> We considered and rejected this approach back in JDK5 when deciding
> upon iterator semantics for concurrent collections. If you allow
> hasNext() to lie, claiming that an element exists but then throwing
> an exception in next() because it no longer exists, then most
> client iterator usages break. So instead we ensure that if
> hasNext saw a valid element, then it is snapshotted as the one
> returned in next(). Since these elements can concurrently come
> and go at any time, receiving this (weakly consistent) snapshot
> is as much as you can expect anyway. Even if you exported
> a "live" entry, it could disappear as soon as client reads it
> but before it acts upon it.
>
> The underlying problem is that the non-atomic hasNext()/next()
> pairing in Iterator is inherently concurrency-hostile.
> But we didn't want to replace it with something else.
> However, with upcoming lambdas and bulk operations, I'm
> considering creating a variant of CHM that does not support
> iterators at all, but instead several variants of
> method forEach(entry -> action) etc.
>
> -Doug
>
> _______________________________________________
> Concurrency-interest mailing list
> [hidden email]
> http://cs.oswego.edu/mailman/listinfo/concurrency-interest
>
_______________________________________________
Concurrency-interest mailing list
[hidden email]
http://cs.oswego.edu/mailman/listinfo/concurrency-interest
Reply | Threaded
Open this post in threaded view
|

Re: ConcurrentHashMapV8

Nathan Reynolds-2
I've been thinking about running such a test on a dual Westmere system with a total of 24 logical cores.  I've been thinking about doing this for a long time so I wouldn't hold your breath.  I am definitely interested in your results.

Nathan Reynolds | Consulting Member of Technical Staff | 602.333.9091
Oracle PSR Engineering | Server Technology

On 12/23/2011 7:36 AM, Dr Heinz M. Kabutz wrote:
I would like to run some performance tests comparing CHMv8 to the CHM in Java 7 and to Cliff Click's non-blocking hash map implementation.  However, I do not have access to hardware that will do the test justice.  Would any of you be able to run some tests for me on machines in excess of 50 cores?  The more the better.  If so, please contact me directly.

Regards

Heinz

_______________________________________________
Concurrency-interest mailing list
[hidden email]
http://cs.oswego.edu/mailman/listinfo/concurrency-interest
Reply | Threaded
Open this post in threaded view
|

Re: ConcurrentHashMapV8

Viktor Klang
We have a 48-core box (4 x Magny Cours)

Cheers,


On Fri, Dec 23, 2011 at 5:08 PM, Nathan Reynolds <[hidden email]> wrote:
I've been thinking about running such a test on a dual Westmere system with a total of 24 logical cores.  I've been thinking about doing this for a long time so I wouldn't hold your breath.  I am definitely interested in your results.

Nathan Reynolds | Consulting Member of Technical Staff | <a href="tel:602.333.9091" value="+16023339091" target="_blank">602.333.9091
Oracle PSR Engineering | Server Technology

On 12/23/2011 7:36 AM, Dr Heinz M. Kabutz wrote:
I would like to run some performance tests comparing CHMv8 to the CHM in Java 7 and to Cliff Click's non-blocking hash map implementation.  However, I do not have access to hardware that will do the test justice.  Would any of you be able to run some tests for me on machines in excess of 50 cores?  The more the better.  If so, please contact me directly.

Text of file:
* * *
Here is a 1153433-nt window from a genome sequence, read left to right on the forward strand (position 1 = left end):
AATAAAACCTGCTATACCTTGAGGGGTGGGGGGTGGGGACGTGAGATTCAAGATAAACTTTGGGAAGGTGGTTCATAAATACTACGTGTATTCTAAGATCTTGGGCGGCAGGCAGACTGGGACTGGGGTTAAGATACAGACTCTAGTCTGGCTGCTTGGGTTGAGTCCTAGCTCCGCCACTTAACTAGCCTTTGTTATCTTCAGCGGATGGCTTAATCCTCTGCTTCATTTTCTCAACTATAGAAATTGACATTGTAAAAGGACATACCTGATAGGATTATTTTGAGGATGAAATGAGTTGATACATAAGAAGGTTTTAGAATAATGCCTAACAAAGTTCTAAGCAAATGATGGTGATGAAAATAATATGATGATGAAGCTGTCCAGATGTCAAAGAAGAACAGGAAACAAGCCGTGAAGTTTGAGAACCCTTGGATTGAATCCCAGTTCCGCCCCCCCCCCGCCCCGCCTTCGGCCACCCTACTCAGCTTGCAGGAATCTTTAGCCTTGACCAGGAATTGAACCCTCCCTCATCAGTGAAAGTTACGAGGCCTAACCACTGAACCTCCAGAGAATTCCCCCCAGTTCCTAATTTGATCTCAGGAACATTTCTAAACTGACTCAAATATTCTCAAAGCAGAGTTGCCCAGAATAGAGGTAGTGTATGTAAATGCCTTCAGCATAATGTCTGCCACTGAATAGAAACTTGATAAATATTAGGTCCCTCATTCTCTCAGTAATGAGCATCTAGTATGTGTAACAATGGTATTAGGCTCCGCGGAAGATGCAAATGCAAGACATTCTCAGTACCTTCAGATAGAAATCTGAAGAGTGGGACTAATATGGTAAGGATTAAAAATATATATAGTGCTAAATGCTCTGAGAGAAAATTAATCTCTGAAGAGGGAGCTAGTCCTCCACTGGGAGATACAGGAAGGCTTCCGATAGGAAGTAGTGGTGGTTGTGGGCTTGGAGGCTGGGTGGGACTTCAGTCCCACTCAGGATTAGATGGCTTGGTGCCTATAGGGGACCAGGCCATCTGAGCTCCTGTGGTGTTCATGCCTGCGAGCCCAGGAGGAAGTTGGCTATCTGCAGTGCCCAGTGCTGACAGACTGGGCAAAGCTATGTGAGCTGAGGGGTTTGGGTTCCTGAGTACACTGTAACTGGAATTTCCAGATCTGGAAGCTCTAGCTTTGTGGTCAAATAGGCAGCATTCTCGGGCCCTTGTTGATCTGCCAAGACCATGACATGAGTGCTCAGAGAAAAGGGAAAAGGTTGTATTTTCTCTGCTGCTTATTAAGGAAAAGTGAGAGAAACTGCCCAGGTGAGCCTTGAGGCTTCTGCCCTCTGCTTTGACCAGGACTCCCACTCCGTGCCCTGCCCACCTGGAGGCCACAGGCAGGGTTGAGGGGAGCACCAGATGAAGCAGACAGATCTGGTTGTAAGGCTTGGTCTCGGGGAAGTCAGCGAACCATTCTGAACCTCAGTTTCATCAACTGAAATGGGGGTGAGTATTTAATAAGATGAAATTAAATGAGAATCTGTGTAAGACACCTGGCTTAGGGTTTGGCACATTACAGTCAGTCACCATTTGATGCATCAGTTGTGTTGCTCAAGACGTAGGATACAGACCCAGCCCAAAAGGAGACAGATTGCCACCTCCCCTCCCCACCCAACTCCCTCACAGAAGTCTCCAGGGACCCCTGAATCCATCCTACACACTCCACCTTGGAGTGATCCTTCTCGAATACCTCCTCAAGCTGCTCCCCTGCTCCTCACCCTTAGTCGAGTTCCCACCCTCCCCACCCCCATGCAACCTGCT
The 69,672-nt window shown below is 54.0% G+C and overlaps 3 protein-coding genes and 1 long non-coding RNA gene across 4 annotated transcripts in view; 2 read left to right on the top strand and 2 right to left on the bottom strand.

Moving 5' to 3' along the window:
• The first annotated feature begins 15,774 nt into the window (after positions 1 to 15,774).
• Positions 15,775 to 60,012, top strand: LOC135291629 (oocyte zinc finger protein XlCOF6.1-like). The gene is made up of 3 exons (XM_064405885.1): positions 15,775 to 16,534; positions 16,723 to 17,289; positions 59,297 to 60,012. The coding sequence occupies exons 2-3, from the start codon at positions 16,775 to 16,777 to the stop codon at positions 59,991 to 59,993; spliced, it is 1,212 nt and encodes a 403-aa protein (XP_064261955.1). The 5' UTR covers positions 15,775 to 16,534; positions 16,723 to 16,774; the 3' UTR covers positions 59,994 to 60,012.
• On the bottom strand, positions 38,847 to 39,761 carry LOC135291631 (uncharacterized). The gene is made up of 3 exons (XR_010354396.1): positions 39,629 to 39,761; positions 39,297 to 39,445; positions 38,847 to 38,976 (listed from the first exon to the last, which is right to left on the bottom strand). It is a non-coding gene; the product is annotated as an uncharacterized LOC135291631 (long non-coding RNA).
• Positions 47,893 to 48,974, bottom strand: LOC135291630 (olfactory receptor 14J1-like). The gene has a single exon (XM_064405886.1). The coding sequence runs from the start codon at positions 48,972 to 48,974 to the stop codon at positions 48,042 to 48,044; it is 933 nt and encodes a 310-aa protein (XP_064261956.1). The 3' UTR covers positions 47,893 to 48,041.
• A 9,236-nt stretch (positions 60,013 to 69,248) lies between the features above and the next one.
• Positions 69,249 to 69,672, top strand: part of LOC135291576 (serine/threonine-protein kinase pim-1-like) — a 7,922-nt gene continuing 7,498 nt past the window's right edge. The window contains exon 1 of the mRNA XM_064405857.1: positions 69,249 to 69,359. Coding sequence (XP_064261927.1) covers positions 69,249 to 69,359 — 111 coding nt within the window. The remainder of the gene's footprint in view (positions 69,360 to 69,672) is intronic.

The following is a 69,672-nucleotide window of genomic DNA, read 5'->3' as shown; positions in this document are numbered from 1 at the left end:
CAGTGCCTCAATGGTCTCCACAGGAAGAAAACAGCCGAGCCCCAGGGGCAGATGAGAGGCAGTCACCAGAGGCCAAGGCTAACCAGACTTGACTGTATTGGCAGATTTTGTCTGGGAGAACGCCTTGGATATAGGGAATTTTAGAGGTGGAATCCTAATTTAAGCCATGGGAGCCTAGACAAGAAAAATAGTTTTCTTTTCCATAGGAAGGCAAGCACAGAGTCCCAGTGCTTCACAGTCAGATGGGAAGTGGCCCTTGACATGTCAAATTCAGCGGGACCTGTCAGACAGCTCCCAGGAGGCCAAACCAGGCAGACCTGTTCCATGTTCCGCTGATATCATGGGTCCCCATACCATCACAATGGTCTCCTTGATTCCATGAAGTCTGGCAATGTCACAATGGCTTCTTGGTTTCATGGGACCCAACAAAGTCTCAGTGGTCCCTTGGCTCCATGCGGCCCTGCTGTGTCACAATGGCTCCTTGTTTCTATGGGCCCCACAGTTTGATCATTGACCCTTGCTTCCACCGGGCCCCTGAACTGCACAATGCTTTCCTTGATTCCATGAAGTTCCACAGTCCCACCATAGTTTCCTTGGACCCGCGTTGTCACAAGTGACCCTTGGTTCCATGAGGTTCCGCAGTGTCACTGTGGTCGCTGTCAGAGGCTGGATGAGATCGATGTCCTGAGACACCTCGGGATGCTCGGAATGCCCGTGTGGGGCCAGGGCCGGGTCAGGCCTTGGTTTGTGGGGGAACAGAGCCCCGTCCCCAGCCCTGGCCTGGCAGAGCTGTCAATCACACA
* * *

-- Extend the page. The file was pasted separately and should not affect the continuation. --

Regards

Heinz

_______________________________________________
Concurrency-interest mailing list
[hidden email]
http://cs.oswego.edu/mailman/listinfo/concurrency-interest




--
Viktor Klang

Akka Tech Lead
Typesafe - Enterprise-Grade Scala from the Experts

Twitter: @viktorklang


_______________________________________________
Concurrency-interest mailing list
[hidden email]
http://cs.oswego.edu/mailman/listinfo/concurrency-interest
Reply | Threaded
Open this post in threaded view
|

Re: ConcurrentHashMapV8

Dr Heinz M. Kabutz
OK, here is the test, done as simply as I could to increase the probability that Nathan could also run it :-)  Just untar the file and run ant.  If you don't have ant, then "java -cp classes CliffClickMapTest" would do it too (classes are compiled already).

Please email me the output and the version of Java that you're running it with.

It is Cliff Click's test from his NBHM, with the settings hardcoded into the file.

Thanks :-)
Regards

Heinz
-- 
Dr Heinz M. Kabutz (PhD CompSci)
Author of "The Java(tm) Specialists' Newsletter"
Sun Java Champion
IEEE Certified Software Development Professional
http://www.javaspecialists.eu
Tel: +30 69 72 850 460
Skype: kabutz 


On 12/23/11 6:23 PM, √iktor Ҡlang wrote:
We have a 48-core box (4 x Magny Cours)

Cheers,


On Fri, Dec 23, 2011 at 5:08 PM, Nathan Reynolds <[hidden email]> wrote:
I've been thinking about running such a test on a dual Westmere system with a total of 24 logical cores.  I've been thinking about doing this for a long time so I wouldn't hold your breath.  I am definitely interested in your results.

Nathan Reynolds | Consulting Member of Technical Staff | <a moz-do-not-send="true" href="tel:602.333.9091" value="+16023339091" target="_blank">602.333.9091
Oracle PSR Engineering | Server Technology

On 12/23/2011 7:36 AM, Dr Heinz M. Kabutz wrote:
I would like to run some performance tests comparing CHMv8 to the CHM in Java 7 and to Cliff Click's non-blocking hash map implementation.  However, I do not have access to hardware that will do the test justice.  Would any of you be able to run some tests for me on machines in excess of 50 cores?  The more the better.  If so, please contact me directly.

Regards

Heinz

_______________________________________________
Concurrency-interest mailing list
[hidden email]
http://cs.oswego.edu/mailman/listinfo/concurrency-interest




--
Viktor Klang

Akka Tech Lead
Typesafe - Enterprise-Grade Scala from the Experts

Twitter: @viktorklang


_______________________________________________
Concurrency-interest mailing list
[hidden email]
http://cs.oswego.edu/mailman/listinfo/concurrency-interest

clifftest.tgz (212K) Download Attachment
Reply | Threaded
Open this post in threaded view
|